By posting this recipe I am entering a recipe contest sponsored by the Wild Blueberry Association of North America and I am eligible to win prizes associated with the contest. I was not compensated for my time.
One of the first things I did when I found out I was pregnant with my first kid was start my baby registry. But I didn’t register for swaddle wraps and teething toys, I went straight for my favorite children’s books. The Very Hungry Caterpillar, The Little Red Hen and Blueberries for Sal were among my top choices.
Looking back, I realized that all of my favorite children’s books have to do with food! And Blueberries for Sal is by far my favorite. I love the romantic idea of harvesting and preserving food together as a family, so much so that pretty much as soon as my daughter was able to walk we spent the day at a local pick-your-own farm.
Although picking my own fruit makes me feel warm and fuzzy, I’m actually quite a realist when it comes to where I source my food. I love that modern processing methods let me enjoy the exact same wild blueberries that Sal picked with her mom without going through all the trouble of preserving them myself!
Frozen wild blueberries are available in most grocery stores. They differ from regular (cultivated) blueberries in that they are smaller, more flavorful and actually contain twice the antioxidants. They’re grown in Canada and Maine (where Blueberries for Sal is set!) on wild lowbush plants. I really hope to see them in person one day, it sounds like a great reason for a family trip to Maine!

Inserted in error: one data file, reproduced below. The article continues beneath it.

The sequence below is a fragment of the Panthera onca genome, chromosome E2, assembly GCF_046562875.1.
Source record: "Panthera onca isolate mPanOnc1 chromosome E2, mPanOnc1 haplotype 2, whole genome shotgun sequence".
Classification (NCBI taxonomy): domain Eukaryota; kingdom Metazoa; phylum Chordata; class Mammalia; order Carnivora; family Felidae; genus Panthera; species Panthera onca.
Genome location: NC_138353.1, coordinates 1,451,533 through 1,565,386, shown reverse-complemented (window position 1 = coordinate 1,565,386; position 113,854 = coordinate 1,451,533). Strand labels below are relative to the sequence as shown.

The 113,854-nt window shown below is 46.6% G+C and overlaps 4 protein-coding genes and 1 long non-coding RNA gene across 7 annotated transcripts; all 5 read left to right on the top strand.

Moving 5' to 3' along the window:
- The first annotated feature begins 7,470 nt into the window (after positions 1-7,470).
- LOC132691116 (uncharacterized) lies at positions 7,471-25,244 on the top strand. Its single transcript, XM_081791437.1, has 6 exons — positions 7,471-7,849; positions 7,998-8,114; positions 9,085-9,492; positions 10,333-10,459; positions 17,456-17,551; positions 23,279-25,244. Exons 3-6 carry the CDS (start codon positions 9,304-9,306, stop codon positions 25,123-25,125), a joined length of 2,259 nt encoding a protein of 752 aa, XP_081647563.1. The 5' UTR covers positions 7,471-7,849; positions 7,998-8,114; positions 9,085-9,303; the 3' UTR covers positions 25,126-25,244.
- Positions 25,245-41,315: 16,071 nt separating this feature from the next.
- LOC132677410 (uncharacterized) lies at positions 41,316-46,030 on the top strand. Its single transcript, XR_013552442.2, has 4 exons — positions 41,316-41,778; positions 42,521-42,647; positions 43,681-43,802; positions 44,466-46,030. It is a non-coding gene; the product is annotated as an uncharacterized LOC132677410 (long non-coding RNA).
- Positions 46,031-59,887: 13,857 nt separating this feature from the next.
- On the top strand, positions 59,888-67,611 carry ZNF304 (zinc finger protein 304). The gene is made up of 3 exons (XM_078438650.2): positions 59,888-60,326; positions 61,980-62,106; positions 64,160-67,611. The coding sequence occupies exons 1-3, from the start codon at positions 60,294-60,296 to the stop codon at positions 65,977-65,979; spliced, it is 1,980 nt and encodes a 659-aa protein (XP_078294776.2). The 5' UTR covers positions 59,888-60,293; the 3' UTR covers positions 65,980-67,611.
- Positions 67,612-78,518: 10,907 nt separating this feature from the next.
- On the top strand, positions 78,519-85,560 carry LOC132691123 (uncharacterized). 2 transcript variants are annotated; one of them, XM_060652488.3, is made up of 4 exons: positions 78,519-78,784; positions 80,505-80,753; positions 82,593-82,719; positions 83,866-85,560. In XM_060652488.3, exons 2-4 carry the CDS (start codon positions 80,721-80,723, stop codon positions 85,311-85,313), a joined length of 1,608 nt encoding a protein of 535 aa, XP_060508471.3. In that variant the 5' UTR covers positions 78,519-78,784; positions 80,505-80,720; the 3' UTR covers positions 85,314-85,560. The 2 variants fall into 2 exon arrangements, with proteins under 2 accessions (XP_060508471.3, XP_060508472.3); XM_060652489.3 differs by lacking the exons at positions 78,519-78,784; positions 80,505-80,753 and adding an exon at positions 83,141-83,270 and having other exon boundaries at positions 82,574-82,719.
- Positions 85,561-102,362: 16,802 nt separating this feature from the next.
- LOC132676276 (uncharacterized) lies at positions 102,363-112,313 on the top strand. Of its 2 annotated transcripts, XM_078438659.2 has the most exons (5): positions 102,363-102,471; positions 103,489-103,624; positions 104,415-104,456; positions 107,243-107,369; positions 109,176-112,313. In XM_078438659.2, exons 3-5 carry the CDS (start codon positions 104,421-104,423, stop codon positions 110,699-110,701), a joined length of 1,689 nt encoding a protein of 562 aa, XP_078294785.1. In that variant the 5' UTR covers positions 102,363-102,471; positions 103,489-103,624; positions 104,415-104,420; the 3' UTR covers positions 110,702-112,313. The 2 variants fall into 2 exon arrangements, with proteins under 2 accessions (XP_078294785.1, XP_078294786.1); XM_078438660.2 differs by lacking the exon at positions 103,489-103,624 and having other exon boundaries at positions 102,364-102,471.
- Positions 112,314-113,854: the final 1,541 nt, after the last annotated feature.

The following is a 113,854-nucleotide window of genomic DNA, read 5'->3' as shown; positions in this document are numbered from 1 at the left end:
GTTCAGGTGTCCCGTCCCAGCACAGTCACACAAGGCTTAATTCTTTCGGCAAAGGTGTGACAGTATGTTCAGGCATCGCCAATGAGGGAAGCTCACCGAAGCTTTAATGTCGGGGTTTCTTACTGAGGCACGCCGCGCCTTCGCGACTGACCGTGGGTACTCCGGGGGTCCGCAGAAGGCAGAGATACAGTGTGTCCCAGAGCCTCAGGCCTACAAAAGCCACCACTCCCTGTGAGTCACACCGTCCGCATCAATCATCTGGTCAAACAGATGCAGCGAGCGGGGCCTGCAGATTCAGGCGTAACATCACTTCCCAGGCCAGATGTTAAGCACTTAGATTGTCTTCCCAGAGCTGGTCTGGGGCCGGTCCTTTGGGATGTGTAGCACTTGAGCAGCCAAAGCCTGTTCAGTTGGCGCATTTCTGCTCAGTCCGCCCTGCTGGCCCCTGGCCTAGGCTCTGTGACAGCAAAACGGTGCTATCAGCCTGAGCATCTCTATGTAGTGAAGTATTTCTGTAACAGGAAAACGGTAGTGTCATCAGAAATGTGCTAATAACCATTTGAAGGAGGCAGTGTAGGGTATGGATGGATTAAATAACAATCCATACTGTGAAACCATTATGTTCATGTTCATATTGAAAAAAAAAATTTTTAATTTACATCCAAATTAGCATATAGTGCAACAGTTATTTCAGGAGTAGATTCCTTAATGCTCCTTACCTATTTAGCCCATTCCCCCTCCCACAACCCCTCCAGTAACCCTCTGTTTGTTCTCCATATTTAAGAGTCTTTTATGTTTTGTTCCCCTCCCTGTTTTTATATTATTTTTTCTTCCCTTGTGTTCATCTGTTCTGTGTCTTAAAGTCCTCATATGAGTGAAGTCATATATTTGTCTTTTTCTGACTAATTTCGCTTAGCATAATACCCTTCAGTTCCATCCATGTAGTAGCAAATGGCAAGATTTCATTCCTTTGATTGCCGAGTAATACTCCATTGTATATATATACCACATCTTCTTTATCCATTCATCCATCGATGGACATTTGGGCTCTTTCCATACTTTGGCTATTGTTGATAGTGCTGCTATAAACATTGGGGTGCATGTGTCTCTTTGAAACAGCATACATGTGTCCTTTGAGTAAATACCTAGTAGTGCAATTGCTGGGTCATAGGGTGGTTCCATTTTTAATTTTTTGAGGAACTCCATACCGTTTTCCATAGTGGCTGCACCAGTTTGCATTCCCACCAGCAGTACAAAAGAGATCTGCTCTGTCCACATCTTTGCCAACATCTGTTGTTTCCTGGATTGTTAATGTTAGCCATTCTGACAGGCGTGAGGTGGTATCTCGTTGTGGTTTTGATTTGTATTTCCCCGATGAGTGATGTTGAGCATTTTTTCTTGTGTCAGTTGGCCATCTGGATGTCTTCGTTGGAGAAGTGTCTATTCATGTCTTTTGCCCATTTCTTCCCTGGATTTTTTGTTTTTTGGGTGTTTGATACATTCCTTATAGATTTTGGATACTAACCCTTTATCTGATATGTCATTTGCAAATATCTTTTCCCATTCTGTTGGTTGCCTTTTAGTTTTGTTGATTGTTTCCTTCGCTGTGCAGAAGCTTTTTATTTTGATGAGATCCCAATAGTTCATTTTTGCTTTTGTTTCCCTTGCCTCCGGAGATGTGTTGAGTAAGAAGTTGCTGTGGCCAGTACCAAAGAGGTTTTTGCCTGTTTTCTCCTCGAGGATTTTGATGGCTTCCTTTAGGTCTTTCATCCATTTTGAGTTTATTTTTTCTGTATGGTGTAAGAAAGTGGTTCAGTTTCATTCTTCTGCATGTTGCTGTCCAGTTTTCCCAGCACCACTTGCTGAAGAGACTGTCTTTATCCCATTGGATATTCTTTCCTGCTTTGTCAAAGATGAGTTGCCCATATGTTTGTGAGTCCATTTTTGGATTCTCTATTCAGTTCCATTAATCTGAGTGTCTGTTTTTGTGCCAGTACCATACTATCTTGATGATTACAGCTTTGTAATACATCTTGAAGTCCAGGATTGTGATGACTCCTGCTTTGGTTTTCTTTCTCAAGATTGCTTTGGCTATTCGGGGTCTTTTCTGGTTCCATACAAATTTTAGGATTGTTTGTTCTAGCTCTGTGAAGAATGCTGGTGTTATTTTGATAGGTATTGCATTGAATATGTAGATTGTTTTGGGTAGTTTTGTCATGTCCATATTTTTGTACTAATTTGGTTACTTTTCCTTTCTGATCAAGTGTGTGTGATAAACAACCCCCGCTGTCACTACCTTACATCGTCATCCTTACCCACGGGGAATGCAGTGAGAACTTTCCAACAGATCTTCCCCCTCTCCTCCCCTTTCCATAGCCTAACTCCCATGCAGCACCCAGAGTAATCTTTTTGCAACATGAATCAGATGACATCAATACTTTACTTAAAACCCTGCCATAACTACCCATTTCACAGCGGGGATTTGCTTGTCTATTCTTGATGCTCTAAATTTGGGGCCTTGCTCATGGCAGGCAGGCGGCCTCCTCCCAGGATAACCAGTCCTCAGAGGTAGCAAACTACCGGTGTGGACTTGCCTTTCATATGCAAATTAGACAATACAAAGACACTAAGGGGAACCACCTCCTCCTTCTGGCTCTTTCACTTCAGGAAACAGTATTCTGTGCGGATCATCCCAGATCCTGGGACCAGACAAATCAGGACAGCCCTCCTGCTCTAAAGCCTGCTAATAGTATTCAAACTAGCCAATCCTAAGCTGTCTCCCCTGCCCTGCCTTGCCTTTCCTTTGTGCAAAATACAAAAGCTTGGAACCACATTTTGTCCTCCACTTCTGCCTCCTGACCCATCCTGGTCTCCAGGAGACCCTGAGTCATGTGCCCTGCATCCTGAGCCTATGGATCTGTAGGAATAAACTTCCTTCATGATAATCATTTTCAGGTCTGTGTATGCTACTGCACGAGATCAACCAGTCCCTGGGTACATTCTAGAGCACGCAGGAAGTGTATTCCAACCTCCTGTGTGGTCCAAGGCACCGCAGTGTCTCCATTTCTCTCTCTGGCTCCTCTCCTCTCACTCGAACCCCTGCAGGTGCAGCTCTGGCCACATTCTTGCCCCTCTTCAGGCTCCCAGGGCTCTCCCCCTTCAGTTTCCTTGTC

My daughter could truly eat her own weight in blueberries if I let her. And she simply does not care if the berries are fresh or frozen, so I try to keep a bag of frozen wild blueberries around since they’re more affordable ounce for ounce than fresh berries and I know they won’t spoil.
And while Sal went home after her blueberry picking adventures and put up the berries she collected with her mother, I’m not sure my daughter and I will be canning together anytime soon (too much work!) Instead, we make smoothies like this one together!
This smoothie isn’t complex. It’s the smoothie I imagine Sal and her mom would have made with their harvest if freezers and high-speed blenders had been common back in 1948. It uses ingredients that are local to the Northeast, plus flaxseeds for healthy fats and extra fiber (I have no idea if flaxseeds are local to the Northeast…)
If you’re serving this smoothie to a toddler, I highly recommend Take & Toss Spill-Proof Straw Cups. They’re super affordable and they keep the smoothie in the cup really well.